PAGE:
I made the same lime and fish sauce based marinade as I had done for the red onions and cucumbers on Saturday, and this time, I tossed two different salads in it. One was composed of paper-thin cucumber slices and red onion slices as before, but with the addition of see-through slices of radish. The other was made from poached, shredded and chilled chicken. These went into the refrigerator to chill down to a delectable, nearly frozen temperature, while I put together the dipping sauce turned salad dressing.

This peanut sauce is simplicity itself–it consists of four ingredients, but the finished product is so tasty, everyone who tastes it will think you are a culinary genius. And, really, there is no reason to disabuse them of that belief. Just smile and accept the accolades that will pour out to you from satisfied eaters.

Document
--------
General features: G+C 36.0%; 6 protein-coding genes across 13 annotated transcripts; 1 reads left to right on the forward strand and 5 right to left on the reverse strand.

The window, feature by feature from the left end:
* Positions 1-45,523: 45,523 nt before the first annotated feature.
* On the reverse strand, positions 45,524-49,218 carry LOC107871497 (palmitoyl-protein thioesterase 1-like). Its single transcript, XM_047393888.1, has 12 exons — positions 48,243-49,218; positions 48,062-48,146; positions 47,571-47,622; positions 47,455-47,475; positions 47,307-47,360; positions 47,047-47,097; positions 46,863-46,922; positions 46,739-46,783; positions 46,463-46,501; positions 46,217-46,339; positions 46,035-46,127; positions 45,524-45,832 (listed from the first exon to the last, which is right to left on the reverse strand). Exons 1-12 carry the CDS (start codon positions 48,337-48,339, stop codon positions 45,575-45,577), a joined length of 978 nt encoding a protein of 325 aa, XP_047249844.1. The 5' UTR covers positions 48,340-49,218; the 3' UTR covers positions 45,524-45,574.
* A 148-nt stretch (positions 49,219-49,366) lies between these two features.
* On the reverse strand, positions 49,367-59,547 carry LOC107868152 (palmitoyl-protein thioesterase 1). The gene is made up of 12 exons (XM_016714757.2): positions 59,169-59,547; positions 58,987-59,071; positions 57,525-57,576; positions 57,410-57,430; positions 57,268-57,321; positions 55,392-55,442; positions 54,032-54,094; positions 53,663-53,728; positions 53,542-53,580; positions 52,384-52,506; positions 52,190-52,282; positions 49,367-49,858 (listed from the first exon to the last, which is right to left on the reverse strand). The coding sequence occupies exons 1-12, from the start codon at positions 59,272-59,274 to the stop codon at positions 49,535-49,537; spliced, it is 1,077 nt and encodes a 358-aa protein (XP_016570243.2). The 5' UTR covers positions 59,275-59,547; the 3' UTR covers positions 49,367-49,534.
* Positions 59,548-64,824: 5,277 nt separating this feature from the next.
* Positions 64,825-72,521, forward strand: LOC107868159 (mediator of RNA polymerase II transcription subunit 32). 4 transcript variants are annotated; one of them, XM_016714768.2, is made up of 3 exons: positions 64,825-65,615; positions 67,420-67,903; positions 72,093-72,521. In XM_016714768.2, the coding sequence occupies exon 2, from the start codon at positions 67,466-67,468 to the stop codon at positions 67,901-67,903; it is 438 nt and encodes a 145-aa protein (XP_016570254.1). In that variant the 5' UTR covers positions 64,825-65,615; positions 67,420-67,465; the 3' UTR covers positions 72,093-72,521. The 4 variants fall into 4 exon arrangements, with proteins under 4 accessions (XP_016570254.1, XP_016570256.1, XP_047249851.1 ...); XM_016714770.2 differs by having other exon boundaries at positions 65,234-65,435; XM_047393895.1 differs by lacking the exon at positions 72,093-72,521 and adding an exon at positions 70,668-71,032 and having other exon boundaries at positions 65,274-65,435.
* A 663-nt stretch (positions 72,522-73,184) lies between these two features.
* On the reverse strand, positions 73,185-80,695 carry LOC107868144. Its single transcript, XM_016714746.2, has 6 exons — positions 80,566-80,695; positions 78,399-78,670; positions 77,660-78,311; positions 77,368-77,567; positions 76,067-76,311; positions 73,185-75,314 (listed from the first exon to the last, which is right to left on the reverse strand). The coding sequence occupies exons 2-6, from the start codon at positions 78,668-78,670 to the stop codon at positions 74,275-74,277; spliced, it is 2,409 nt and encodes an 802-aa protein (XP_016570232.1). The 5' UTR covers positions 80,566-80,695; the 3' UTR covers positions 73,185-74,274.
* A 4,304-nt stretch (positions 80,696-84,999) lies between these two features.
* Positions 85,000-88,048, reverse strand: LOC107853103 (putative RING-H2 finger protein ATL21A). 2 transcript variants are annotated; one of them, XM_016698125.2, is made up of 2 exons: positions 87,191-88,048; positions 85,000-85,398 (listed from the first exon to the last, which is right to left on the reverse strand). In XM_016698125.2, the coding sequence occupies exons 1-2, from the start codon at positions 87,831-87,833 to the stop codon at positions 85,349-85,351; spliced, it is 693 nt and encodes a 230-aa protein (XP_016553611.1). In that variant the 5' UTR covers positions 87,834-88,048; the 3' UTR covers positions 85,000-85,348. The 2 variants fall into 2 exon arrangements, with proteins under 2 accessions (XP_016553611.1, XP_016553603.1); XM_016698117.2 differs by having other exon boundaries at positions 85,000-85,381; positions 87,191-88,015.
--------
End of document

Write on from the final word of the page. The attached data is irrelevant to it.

All you have to do is take equal parts hoisin sauce, and natural peanut butter–that being peanut butter with nothing but peanuts and salt in it, and blend them together with a tiny amount of rice vinegar–about 1/4 cup per two cups each of the hoisin and peanut butter. Then, you add sriracha sauce to taste, and thin it all out with water until it is the right consistency for a salad dressing–liquidy, but not runny, in other words.

For crunch and a crisp, earthy flavor, I added ice cold romaine lettuce and mung bean sprouts, and for a garnish, a sprinkling of peanuts and a sprig of Thai basil.

It turned out to be an amazingly refreshing light entree salad for the hot, dry late July days of Southeastern Ohio.

But I bet it would be good any time, and anywhere that you are faced with a day that is too hot to bother with either cooking or eating.

And it is all easy.